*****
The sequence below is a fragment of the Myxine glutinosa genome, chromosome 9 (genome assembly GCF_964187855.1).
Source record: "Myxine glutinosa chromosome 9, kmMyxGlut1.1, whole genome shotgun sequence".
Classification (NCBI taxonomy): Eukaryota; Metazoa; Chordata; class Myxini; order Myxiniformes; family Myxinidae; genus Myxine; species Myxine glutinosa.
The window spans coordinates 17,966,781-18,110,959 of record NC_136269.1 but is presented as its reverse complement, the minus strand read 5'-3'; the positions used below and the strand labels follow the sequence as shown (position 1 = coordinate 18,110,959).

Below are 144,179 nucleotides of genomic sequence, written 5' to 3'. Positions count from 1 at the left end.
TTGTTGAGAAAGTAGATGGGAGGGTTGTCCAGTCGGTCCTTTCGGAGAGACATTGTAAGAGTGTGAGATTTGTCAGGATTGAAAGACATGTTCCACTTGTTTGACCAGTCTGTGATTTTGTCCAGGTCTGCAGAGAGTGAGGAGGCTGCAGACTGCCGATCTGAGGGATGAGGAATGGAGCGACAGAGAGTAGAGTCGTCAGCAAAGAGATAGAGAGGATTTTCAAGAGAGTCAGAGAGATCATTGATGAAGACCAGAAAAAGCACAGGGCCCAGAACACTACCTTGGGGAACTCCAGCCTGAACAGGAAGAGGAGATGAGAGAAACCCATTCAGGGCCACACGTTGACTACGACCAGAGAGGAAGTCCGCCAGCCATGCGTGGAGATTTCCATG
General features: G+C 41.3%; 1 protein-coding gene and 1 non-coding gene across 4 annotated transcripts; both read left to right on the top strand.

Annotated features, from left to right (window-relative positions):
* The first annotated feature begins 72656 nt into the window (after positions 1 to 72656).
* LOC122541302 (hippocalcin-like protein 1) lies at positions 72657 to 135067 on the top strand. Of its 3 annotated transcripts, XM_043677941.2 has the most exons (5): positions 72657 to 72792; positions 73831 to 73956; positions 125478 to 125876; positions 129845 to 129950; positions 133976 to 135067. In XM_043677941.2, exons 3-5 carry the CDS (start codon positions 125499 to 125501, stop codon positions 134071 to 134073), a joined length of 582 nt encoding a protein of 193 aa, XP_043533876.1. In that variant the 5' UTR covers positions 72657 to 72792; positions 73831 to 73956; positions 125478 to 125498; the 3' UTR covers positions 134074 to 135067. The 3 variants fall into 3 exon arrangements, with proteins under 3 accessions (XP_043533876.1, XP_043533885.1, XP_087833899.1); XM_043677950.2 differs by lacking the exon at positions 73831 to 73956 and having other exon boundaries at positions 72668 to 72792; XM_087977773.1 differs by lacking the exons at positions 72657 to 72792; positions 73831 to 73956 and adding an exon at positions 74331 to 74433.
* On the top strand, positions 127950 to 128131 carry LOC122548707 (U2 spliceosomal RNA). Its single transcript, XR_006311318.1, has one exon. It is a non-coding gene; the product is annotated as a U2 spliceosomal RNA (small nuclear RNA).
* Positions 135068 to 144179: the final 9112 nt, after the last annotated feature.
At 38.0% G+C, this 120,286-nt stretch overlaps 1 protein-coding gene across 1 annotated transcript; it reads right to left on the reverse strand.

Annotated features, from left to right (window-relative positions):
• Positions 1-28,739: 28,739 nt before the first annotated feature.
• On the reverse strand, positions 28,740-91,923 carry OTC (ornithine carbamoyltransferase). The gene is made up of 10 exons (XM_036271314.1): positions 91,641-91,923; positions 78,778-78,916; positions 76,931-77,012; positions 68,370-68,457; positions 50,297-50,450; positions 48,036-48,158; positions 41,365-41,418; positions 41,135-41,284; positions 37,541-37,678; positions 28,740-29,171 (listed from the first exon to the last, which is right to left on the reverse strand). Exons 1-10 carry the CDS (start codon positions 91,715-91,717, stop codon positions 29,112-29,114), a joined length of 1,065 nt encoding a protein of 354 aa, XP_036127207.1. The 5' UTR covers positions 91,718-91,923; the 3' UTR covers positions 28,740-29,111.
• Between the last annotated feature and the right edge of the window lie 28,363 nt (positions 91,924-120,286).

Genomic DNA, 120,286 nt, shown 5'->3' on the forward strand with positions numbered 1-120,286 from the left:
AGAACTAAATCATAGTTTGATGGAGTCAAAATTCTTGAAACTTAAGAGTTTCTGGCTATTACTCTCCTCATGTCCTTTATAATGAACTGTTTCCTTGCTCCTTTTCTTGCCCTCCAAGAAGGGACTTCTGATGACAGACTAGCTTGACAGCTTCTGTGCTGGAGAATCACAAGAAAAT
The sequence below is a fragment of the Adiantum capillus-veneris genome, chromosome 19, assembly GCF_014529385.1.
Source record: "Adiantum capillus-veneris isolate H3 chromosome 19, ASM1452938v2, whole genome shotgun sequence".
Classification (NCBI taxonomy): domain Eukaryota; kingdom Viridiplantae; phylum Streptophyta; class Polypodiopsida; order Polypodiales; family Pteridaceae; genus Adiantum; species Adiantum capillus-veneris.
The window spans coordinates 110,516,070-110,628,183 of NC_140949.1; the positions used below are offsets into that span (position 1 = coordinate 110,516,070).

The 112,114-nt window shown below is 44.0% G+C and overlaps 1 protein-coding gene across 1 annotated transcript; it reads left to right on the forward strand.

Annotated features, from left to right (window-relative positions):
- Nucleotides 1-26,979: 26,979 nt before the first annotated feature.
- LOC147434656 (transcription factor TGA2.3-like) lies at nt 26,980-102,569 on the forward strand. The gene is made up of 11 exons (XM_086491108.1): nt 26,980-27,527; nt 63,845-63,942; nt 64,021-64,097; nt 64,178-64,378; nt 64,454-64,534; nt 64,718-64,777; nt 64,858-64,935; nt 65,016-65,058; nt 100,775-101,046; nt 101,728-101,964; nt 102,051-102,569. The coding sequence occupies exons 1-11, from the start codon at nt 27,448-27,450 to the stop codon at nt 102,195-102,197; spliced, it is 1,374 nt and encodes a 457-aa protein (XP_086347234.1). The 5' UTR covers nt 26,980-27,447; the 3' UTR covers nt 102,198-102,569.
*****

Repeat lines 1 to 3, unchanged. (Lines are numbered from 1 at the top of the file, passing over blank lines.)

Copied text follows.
The sequence below is a fragment of the Myxine glutinosa genome, chromosome 9 (genome assembly GCF_964187855.1).
Source record: "Myxine glutinosa chromosome 9, kmMyxGlut1.1, whole genome shotgun sequence".
Classification (NCBI taxonomy): Eukaryota; Metazoa; Chordata; class Myxini; order Myxiniformes; family Myxinidae; genus Myxine; species Myxine glutinosa.